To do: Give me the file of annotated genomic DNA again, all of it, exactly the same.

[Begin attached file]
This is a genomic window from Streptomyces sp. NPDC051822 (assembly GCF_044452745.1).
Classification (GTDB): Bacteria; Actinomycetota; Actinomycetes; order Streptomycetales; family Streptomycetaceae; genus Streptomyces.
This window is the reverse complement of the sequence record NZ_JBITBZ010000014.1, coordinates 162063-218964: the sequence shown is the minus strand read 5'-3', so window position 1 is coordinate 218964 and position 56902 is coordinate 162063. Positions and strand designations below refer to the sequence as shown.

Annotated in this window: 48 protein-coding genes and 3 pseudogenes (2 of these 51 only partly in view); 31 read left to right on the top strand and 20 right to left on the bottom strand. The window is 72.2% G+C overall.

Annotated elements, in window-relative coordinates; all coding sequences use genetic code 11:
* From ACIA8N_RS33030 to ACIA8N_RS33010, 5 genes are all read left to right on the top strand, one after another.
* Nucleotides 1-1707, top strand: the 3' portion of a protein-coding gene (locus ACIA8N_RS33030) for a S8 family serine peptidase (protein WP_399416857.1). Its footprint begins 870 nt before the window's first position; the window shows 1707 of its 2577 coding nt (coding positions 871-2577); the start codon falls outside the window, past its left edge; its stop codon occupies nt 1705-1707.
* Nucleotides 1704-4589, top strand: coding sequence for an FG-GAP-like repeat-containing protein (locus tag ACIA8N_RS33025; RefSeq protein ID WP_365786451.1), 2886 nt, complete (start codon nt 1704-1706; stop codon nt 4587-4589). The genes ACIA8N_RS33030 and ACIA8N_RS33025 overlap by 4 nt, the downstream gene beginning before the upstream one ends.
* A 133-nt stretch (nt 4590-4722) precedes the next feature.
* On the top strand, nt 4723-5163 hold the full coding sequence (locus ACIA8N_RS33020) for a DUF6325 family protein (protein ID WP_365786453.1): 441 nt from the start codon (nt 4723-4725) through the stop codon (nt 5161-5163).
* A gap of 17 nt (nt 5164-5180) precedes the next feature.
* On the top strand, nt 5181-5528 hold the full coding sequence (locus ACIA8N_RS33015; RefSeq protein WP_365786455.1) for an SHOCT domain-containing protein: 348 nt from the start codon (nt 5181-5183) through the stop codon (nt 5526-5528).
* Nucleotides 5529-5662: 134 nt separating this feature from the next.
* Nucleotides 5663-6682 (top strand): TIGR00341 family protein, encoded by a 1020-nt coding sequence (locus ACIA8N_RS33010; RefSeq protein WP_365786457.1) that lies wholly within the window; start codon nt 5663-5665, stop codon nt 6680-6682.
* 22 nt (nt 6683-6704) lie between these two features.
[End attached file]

This is a genomic window from Streptomyces sp. NPDC051822 (assembly GCF_044452745.1).
Classification (GTDB): Bacteria; Actinomycetota; Actinomycetes; order Streptomycetales; family Streptomycetaceae; genus Streptomyces.
This window is the reverse complement of the sequence record NZ_JBITBZ010000014.1, coordinates 162063-218964: the sequence shown is the minus strand read 5'-3', so window position 1 is coordinate 218964 and position 56902 is coordinate 162063. Positions and strand designations below refer to the sequence as shown.

Annotated in this window: 48 protein-coding genes and 3 pseudogenes (2 of these 51 only partly in view); 31 read left to right on the top strand and 20 right to left on the bottom strand. The window is 72.2% G+C overall.

Annotated elements, in window-relative coordinates; all coding sequences use genetic code 11:
* From ACIA8N_RS33030 to ACIA8N_RS33010, 5 genes are all read left to right on the top strand, one after another.
* Nucleotides 1-1707, top strand: the 3' portion of a protein-coding gene (locus ACIA8N_RS33030) for a S8 family serine peptidase (protein WP_399416857.1). Its footprint begins 870 nt before the window's first position; the window shows 1707 of its 2577 coding nt (coding positions 871-2577); the start codon falls outside the window, past its left edge; its stop codon occupies nt 1705-1707.
* Nucleotides 1704-4589, top strand: coding sequence for an FG-GAP-like repeat-containing protein (locus tag ACIA8N_RS33025; RefSeq protein ID WP_365786451.1), 2886 nt, complete (start codon nt 1704-1706; stop codon nt 4587-4589). The genes ACIA8N_RS33030 and ACIA8N_RS33025 overlap by 4 nt, the downstream gene beginning before the upstream one ends.
* A 133-nt stretch (nt 4590-4722) precedes the next feature.
* On the top strand, nt 4723-5163 hold the full coding sequence (locus ACIA8N_RS33020) for a DUF6325 family protein (protein ID WP_365786453.1): 441 nt from the start codon (nt 4723-4725) through the stop codon (nt 5161-5163).
* A gap of 17 nt (nt 5164-5180) precedes the next feature.
* On the top strand, nt 5181-5528 hold the full coding sequence (locus ACIA8N_RS33015; RefSeq protein WP_365786455.1) for an SHOCT domain-containing protein: 348 nt from the start codon (nt 5181-5183) through the stop codon (nt 5526-5528).
* Nucleotides 5529-5662: 134 nt separating this feature from the next.
* Nucleotides 5663-6682 (top strand): TIGR00341 family protein, encoded by a 1020-nt coding sequence (locus ACIA8N_RS33010; RefSeq protein WP_365786457.1) that lies wholly within the window; start codon nt 5663-5665, stop codon nt 6680-6682.
* 22 nt (nt 6683-6704) lie between these two features.